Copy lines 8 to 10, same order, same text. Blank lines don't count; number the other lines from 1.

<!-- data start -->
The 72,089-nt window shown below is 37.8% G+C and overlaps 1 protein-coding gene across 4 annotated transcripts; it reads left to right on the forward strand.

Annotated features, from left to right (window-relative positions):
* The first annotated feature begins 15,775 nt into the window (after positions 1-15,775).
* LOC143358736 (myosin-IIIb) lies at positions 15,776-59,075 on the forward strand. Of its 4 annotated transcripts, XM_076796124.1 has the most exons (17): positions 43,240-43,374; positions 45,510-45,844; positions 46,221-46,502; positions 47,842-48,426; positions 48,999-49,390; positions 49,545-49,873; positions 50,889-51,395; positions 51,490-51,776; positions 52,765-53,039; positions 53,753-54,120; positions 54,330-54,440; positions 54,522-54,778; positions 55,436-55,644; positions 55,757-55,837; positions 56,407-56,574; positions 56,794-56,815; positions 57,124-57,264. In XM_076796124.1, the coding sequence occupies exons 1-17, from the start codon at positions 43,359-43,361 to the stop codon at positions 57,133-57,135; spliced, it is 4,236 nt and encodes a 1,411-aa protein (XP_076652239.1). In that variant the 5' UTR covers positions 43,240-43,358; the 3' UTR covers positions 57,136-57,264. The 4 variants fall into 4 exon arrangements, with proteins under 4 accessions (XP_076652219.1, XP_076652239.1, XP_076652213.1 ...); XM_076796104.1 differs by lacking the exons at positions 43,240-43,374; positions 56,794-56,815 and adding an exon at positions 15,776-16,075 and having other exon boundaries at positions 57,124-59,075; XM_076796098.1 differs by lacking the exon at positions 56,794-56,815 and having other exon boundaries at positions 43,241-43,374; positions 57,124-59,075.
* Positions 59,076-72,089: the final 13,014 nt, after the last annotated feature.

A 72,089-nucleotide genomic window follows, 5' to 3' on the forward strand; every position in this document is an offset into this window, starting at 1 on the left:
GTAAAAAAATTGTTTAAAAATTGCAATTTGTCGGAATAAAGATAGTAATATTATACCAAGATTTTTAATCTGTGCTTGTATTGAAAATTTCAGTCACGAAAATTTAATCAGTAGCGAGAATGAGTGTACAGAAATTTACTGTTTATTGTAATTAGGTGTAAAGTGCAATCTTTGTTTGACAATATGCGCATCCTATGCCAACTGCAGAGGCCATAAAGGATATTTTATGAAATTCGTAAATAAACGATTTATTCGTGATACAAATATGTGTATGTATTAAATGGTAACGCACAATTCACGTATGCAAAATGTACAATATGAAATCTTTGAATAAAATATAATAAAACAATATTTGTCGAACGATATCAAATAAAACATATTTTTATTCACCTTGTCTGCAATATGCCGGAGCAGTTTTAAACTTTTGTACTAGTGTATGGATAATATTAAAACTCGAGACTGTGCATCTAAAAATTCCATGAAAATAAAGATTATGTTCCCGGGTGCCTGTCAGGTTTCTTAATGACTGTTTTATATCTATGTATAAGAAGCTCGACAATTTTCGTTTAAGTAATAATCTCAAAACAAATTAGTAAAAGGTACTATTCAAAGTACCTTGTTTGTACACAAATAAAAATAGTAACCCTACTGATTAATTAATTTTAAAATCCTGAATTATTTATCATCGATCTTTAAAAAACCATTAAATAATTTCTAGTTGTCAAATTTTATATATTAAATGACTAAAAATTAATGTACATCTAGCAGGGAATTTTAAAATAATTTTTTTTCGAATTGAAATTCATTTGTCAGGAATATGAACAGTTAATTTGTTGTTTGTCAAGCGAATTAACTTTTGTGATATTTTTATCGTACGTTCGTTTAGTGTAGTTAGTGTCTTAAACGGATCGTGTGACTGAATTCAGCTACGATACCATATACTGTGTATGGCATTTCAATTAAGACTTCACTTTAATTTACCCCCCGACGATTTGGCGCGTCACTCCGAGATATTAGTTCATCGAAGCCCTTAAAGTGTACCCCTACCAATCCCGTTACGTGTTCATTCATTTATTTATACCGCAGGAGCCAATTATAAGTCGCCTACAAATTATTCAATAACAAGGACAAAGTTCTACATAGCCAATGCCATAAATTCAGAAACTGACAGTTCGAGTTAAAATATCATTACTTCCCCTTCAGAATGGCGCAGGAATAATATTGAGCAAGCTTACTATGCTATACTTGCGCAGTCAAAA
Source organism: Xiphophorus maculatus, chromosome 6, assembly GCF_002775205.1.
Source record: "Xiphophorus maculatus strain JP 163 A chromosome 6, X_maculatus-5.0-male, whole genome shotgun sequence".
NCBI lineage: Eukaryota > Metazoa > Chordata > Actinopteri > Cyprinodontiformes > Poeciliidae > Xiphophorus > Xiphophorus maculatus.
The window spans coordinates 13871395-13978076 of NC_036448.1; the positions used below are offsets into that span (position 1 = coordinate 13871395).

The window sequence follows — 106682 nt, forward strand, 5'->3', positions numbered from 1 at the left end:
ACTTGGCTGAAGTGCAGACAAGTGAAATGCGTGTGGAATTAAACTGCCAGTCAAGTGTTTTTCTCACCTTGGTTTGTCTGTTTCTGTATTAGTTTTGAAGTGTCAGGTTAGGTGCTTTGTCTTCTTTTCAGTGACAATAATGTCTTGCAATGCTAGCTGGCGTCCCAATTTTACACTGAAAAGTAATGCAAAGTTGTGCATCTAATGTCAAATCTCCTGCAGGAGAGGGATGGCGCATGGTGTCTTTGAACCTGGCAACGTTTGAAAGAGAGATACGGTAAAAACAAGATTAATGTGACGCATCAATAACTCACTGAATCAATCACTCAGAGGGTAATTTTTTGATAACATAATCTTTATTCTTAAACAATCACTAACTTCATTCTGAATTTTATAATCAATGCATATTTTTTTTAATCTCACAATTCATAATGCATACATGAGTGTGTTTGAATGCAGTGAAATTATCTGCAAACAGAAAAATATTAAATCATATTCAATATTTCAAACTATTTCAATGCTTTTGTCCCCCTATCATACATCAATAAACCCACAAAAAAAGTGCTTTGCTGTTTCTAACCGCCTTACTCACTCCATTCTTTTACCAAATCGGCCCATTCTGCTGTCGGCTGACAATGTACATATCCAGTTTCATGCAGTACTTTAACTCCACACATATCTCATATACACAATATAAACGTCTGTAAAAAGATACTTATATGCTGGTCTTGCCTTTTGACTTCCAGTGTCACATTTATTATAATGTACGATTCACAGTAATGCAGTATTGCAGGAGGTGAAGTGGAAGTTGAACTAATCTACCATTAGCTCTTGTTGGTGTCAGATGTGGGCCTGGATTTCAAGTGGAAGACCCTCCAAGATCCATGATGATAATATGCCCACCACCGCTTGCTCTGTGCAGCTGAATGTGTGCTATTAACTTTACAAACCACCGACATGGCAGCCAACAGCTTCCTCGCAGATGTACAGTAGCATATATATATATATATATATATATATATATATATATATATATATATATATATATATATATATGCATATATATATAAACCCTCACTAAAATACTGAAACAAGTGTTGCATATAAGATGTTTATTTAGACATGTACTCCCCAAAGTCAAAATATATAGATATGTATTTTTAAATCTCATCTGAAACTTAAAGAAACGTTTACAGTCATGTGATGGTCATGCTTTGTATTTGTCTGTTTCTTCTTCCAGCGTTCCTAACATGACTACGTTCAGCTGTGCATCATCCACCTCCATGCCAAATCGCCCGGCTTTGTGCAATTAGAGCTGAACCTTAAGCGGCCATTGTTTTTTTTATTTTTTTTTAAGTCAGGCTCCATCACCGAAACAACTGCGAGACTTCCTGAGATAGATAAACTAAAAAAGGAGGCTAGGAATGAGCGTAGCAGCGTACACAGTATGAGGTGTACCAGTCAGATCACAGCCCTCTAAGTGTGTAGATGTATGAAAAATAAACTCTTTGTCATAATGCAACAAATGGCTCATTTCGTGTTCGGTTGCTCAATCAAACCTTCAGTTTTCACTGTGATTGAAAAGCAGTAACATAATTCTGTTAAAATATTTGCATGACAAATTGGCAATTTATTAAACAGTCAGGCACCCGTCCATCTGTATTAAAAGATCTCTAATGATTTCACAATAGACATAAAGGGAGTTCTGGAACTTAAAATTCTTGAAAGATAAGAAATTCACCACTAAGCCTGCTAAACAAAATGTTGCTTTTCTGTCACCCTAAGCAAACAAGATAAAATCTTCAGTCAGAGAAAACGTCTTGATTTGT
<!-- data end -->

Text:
Source organism: Xiphophorus maculatus, chromosome 6, assembly GCF_002775205.1.
Source record: "Xiphophorus maculatus strain JP 163 A chromosome 6, X_maculatus-5.0-male, whole genome shotgun sequence".
NCBI lineage: Eukaryota > Metazoa > Chordata > Actinopteri > Cyprinodontiformes > Poeciliidae > Xiphophorus > Xiphophorus maculatus.